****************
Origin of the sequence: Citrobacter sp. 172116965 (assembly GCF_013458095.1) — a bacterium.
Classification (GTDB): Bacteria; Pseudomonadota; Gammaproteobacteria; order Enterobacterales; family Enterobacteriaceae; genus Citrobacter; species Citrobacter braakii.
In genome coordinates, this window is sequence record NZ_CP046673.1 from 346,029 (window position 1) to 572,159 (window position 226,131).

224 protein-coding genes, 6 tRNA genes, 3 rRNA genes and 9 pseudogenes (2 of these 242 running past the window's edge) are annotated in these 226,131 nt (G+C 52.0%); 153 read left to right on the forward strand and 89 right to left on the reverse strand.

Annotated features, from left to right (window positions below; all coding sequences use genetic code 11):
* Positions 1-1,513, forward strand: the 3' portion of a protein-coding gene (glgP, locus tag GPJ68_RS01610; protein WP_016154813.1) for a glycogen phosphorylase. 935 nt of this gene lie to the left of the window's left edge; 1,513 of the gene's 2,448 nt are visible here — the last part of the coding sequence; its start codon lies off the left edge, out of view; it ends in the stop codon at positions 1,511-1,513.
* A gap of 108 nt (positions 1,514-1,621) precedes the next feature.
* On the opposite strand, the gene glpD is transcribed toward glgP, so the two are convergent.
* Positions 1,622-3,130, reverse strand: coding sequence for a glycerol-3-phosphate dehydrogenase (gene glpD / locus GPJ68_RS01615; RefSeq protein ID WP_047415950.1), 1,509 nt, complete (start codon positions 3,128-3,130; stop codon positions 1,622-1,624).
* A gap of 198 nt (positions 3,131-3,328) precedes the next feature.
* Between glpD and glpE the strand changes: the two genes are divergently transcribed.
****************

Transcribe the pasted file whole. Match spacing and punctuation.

Origin of the sequence: Citrobacter sp. 172116965 (assembly GCF_013458095.1) — a bacterium.
Classification (GTDB): Bacteria; Pseudomonadota; Gammaproteobacteria; order Enterobacterales; family Enterobacteriaceae; genus Citrobacter; species Citrobacter braakii.
In genome coordinates, this window is sequence record NZ_CP046673.1 from 346,029 (window position 1) to 572,159 (window position 226,131).

224 protein-coding genes, 6 tRNA genes, 3 rRNA genes and 9 pseudogenes (2 of these 242 running past the window's edge) are annotated in these 226,131 nt (G+C 52.0%); 153 read left to right on the forward strand and 89 right to left on the reverse strand.

Annotated features, from left to right (window positions below; all coding sequences use genetic code 11):
* Positions 1-1,513, forward strand: the 3' portion of a protein-coding gene (glgP, locus tag GPJ68_RS01610; protein WP_016154813.1) for a glycogen phosphorylase. 935 nt of this gene lie to the left of the window's left edge; 1,513 of the gene's 2,448 nt are visible here — the last part of the coding sequence; its start codon lies off the left edge, out of view; it ends in the stop codon at positions 1,511-1,513.
* A gap of 108 nt (positions 1,514-1,621) precedes the next feature.
* On the opposite strand, the gene glpD is transcribed toward glgP, so the two are convergent.
* Positions 1,622-3,130, reverse strand: coding sequence for a glycerol-3-phosphate dehydrogenase (gene glpD / locus GPJ68_RS01615; RefSeq protein ID WP_047415950.1), 1,509 nt, complete (start codon positions 3,128-3,130; stop codon positions 1,622-1,624).
* A gap of 198 nt (positions 3,131-3,328) precedes the next feature.
* Between glpD and glpE the strand changes: the two genes are divergently transcribed.